The only way to eliminate these systematic discrepancies is to have a test that places the bar high. Eliminating a test of this sort in favor of admission based on school grades would flood specialized high schools with students who are ill-prepared to take the kind of pressures necessary for academic success in that environment. The next step, then, would be to eliminate the environment to accommodate an ever-increasing number of struggling students at specialized high schools.
And that would mean the end of the specialized high school as we know it.
Clearly, the NAACP cannot wish the death of specialized high schools only because black and Latino students have not been prepared sufficiently well in high enough numbers to do well on the test. Instead, it should focus on ensuring that intensive preparation is available in every neighborhood of New York City.
Lastly, I want to point out that specialized high schools are not the only good high schools in New York City. Opportunity to excel academically and gain admission to top universities exists in a wide range of schools in every neighborhood of the city. Naturally, academic culture differs from place to place, as it should. But the goal is the same: to have students who become life-long learners, who are critical thinkers, and who can acquire good study skills that will enable them to learn new things in life, and last, but certainly not least of all, to prepare students for college if that should be their choice.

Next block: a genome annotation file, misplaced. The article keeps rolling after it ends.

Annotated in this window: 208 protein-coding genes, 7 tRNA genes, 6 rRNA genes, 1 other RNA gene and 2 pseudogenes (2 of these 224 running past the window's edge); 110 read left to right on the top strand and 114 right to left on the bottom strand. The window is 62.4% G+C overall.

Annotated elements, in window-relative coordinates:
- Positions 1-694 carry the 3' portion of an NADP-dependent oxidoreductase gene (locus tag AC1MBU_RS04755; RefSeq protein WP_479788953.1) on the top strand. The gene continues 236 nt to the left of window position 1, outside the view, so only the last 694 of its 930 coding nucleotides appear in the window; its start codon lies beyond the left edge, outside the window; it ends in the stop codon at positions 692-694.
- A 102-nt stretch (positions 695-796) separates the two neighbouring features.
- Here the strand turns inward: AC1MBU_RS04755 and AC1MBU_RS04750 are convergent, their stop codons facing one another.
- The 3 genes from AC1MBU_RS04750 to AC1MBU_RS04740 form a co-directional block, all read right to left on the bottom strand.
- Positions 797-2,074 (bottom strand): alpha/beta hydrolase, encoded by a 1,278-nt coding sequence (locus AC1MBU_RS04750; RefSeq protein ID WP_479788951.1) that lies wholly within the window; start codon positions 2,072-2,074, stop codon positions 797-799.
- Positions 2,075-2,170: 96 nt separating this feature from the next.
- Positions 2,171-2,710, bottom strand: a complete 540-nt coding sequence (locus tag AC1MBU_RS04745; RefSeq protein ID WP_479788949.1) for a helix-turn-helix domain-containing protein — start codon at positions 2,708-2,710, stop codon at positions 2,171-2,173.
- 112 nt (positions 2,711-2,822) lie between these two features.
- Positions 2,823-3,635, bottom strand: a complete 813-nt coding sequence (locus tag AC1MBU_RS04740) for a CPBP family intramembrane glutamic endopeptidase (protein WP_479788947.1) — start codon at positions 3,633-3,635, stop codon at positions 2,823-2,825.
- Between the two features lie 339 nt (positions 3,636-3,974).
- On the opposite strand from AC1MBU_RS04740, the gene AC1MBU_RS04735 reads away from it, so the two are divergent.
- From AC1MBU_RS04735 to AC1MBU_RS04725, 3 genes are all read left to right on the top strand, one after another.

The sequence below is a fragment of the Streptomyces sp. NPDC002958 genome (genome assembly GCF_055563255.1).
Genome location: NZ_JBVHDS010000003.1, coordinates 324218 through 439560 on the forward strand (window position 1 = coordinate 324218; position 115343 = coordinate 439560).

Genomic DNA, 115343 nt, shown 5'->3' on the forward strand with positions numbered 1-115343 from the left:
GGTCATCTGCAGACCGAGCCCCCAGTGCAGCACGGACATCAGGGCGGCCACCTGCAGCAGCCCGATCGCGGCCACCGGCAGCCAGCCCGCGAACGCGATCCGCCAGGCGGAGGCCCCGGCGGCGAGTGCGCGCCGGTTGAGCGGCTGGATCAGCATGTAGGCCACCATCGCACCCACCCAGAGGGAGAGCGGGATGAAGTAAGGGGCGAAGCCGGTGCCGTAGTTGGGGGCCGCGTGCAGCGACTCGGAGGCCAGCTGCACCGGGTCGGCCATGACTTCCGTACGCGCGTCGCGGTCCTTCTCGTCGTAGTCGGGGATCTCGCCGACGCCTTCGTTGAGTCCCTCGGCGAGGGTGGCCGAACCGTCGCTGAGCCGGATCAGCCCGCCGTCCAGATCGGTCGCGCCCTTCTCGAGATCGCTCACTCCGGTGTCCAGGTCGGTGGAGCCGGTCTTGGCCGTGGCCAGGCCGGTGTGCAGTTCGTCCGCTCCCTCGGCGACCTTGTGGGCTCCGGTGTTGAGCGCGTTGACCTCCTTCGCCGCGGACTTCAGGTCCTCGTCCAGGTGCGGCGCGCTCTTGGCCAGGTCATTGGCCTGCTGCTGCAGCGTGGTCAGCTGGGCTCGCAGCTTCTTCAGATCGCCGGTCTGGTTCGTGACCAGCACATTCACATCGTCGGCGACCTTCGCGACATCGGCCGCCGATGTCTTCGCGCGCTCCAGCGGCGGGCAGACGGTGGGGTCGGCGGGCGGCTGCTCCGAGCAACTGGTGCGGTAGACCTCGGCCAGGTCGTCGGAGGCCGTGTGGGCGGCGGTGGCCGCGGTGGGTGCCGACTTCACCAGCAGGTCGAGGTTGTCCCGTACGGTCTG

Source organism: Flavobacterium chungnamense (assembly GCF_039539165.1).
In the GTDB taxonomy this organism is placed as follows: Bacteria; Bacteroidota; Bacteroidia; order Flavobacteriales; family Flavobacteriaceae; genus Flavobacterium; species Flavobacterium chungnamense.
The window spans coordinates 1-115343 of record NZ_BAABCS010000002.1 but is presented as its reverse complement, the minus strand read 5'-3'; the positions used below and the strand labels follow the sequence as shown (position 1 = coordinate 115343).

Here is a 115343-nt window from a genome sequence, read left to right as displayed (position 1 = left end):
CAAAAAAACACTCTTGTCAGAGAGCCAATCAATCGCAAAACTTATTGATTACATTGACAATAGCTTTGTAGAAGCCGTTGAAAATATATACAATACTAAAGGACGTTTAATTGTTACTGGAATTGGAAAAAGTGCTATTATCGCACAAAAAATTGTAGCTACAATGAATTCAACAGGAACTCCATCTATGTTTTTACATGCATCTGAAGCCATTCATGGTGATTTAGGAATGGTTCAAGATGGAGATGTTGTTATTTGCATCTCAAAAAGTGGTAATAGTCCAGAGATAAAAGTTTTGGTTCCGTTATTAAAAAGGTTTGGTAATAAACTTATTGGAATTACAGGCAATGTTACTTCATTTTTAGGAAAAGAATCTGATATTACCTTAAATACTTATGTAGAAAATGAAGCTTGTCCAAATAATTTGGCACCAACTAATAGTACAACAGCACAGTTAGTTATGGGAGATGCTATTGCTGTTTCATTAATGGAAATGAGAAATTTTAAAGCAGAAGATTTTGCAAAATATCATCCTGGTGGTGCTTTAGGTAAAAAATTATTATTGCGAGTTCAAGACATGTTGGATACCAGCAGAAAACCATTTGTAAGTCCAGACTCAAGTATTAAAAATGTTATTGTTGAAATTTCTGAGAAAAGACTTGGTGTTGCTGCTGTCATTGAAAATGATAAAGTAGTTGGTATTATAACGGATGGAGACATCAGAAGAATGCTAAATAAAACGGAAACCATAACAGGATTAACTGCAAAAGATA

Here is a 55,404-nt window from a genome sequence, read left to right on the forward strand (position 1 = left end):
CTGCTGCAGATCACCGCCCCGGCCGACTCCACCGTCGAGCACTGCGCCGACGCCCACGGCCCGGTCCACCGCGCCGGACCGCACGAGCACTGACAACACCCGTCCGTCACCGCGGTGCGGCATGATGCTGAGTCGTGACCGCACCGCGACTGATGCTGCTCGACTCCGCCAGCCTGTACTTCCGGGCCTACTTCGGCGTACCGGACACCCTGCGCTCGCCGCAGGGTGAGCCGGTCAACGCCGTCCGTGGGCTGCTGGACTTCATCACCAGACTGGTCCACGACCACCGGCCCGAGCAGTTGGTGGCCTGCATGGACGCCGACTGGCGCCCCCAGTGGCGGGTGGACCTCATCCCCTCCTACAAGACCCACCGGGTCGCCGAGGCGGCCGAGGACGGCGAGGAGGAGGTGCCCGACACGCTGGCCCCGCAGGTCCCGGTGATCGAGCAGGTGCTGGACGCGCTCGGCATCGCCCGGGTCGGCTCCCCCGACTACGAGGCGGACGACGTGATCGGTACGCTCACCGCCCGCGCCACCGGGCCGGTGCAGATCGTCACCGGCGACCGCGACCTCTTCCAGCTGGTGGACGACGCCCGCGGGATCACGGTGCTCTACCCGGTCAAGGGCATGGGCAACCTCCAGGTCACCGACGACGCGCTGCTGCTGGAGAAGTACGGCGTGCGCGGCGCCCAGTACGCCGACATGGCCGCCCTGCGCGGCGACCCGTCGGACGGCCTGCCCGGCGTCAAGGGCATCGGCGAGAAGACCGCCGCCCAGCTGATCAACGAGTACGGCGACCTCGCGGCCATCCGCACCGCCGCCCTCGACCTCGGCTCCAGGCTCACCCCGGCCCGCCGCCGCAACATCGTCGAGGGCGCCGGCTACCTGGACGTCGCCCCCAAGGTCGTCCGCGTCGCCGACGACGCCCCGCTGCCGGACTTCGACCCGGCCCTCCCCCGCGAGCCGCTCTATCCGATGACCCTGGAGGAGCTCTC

By the well-intentioned goal of trying to increase diversity at specialized high schools using the ill-conceived method of compelling New York State to eliminate the admissions test, the NAACP would only succeed in removing from New York’s educational landscape the type of specialized high schools that have created so many wonderfully successful alumni in the last decades, thereby seriously diminishing diversity in the types of public schools from which students can choose to pursue their dreams.
(The above article solely reflects the author’s views as of the writing of the article. It does NOT represent the DOE or Stuyvesant High School).